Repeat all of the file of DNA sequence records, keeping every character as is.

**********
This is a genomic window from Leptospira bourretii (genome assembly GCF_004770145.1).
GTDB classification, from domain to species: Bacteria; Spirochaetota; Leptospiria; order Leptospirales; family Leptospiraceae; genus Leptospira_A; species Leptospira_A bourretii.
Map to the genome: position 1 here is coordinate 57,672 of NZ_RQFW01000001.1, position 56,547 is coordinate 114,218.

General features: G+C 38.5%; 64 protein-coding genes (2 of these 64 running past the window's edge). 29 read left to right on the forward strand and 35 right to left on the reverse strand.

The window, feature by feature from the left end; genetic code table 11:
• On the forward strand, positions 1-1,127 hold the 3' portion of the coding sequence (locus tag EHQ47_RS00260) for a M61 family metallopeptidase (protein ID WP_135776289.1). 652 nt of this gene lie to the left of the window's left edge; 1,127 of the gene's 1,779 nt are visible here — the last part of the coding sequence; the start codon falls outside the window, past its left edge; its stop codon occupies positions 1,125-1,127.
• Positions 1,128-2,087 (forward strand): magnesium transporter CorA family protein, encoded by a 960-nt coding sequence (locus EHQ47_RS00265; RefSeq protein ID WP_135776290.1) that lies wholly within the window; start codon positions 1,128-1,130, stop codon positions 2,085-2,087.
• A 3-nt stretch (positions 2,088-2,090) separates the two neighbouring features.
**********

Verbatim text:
This is a genomic window from Leptospira bourretii (genome assembly GCF_004770145.1).
GTDB classification, from domain to species: Bacteria; Spirochaetota; Leptospiria; order Leptospirales; family Leptospiraceae; genus Leptospira_A; species Leptospira_A bourretii.
Map to the genome: position 1 here is coordinate 57,672 of NZ_RQFW01000001.1, position 56,547 is coordinate 114,218.

General features: G+C 38.5%; 64 protein-coding genes (2 of these 64 running past the window's edge). 29 read left to right on the forward strand and 35 right to left on the reverse strand.

The window, feature by feature from the left end; genetic code table 11:
• On the forward strand, positions 1-1,127 hold the 3' portion of the coding sequence (locus tag EHQ47_RS00260) for a M61 family metallopeptidase (protein ID WP_135776289.1). 652 nt of this gene lie to the left of the window's left edge; 1,127 of the gene's 1,779 nt are visible here — the last part of the coding sequence; the start codon falls outside the window, past its left edge; its stop codon occupies positions 1,125-1,127.
• Positions 1,128-2,087 (forward strand): magnesium transporter CorA family protein, encoded by a 960-nt coding sequence (locus EHQ47_RS00265; RefSeq protein ID WP_135776290.1) that lies wholly within the window; start codon positions 1,128-1,130, stop codon positions 2,085-2,087.
• A 3-nt stretch (positions 2,088-2,090) separates the two neighbouring features.